Bread and Circuses: Maleficent

I’m just going to jump right in here. For the most part, I’m happy with Disney’s live-action remakes of its animated movies. Cinderella was a wonderful homage to the 1950 animated classic and as much as Emma Watson has irritated me over the past couple years, I’m eagerly awaiting Beauty and the Beast. Maleficent, however, is another story. I’m in the minority, I know, but I am decidedly unimpressed with the Sleeping Beauty rehash.

Why, do you ask? It’s supposed to give girls an empowering role model in a strong female lead and who better to repackage than one of the most bad ass Disney Villains ever? All we have to do is make her not-evil anymore and then girls have someone to look up to and admire. How better to make her sympathetic than to break her heart, make the king a conniving bastard and redeem her with maternal instincts?

Oh, I probably should’ve said spoiler alert. Ah well, it’s been out awhile, not my fault if you’ve been under a rock.

Apparently, women can’t have motivations other than being in love or fallen out of love. We can’t be ambitious or cunning or cruel or willingly embrace the dark side without a man hurting us. And once we recover from the hurt, we’re magically good again. We can’t desire power or want to be queens in our own right and willing to destroy the world to get achieve that. We’re inherently good, trustworthy, tender hearted, nurturing and altruistic, all from the intrinsic power of the XX chromosomal makeup. Clearly we’re not human.

Now, why am I complaining about women being “respected”? Shouldn’t I be celebrating the defeat of the Wicked Witch and Evil Stepmother stereotypes? Aren’t I glad that men are finally taking responsibility for all the negativity they’ve heaped on women through storytelling over the course of human history?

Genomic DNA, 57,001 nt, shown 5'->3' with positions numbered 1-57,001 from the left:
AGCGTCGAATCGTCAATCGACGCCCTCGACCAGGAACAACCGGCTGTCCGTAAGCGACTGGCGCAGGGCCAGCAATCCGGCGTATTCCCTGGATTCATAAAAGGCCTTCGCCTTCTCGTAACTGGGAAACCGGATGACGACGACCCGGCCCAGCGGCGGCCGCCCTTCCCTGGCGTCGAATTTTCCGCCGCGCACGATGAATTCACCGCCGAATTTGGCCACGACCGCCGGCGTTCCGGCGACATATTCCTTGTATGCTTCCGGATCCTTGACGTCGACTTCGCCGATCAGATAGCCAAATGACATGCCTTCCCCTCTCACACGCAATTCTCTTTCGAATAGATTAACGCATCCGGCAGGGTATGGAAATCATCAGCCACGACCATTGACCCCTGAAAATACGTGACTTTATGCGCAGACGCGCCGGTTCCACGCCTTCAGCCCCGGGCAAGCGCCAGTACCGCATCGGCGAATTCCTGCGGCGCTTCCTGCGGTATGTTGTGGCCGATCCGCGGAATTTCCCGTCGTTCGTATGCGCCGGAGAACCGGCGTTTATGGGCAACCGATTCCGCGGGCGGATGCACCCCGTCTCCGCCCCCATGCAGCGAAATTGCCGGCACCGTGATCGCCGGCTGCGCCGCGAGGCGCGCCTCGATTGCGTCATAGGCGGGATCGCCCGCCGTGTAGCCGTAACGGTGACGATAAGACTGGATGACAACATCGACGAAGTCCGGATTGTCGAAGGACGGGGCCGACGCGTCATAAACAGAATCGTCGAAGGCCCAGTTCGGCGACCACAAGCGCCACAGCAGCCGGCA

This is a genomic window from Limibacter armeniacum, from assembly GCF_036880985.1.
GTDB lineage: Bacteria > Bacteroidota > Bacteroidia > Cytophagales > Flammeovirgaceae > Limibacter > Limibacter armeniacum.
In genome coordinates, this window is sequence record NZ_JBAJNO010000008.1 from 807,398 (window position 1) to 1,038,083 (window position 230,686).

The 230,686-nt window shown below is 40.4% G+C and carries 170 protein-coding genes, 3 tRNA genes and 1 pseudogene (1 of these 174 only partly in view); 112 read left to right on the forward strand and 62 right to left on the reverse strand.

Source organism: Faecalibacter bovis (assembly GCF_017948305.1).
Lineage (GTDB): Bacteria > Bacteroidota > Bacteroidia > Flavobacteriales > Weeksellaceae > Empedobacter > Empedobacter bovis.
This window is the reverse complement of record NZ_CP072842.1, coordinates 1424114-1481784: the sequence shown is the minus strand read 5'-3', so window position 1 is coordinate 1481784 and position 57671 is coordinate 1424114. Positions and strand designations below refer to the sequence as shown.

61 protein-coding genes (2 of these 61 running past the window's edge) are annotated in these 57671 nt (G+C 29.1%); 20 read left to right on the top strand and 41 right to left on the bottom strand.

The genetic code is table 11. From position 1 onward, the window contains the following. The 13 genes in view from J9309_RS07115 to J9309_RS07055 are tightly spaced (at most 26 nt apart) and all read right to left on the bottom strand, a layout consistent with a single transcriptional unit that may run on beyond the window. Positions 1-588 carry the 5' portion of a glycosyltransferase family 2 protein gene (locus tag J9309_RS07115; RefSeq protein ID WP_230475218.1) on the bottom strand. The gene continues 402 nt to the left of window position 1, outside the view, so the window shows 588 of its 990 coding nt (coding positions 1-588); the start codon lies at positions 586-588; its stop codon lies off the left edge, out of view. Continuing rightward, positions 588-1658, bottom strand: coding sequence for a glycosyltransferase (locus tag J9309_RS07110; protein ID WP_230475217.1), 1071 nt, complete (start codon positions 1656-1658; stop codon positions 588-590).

No. It’s not true respect. It’s the equivalent of being patted on the head and being called cute.

This movie is disingenuous to both sexes, portraying men as either subservient, bumbling or conniving and placing women on a false pedestal of grace. Princess Aurora sees the good in Maleficent and inspires her maternal side, thus redeeming her from bitterness, which is caused by Stefan seducing her then cutting off her wings (gruesome much?) as a trophy to claim the throne. Maleficent tries to recant her curse because she inexplicably loves Aurora and can’t, but her kiss of mother’s loves saves the princess anyway. Then, her bitterness shed and empowered by the love for her charge, she goes onto defeat her enemies, regain her wings and happily ever after happens.

One of Disney’s most powerful villains was reduced to a woman scorned. Seriously. She’s not evil, just heartbroken. Emotionally traumatized. Really, she’s good underneath it all, look her motherly affection saved the princess. What’s truer than a mother’s love? I’m not bad, I’m just drawn that way. (Please tell me someone besides my parents will get that reference.)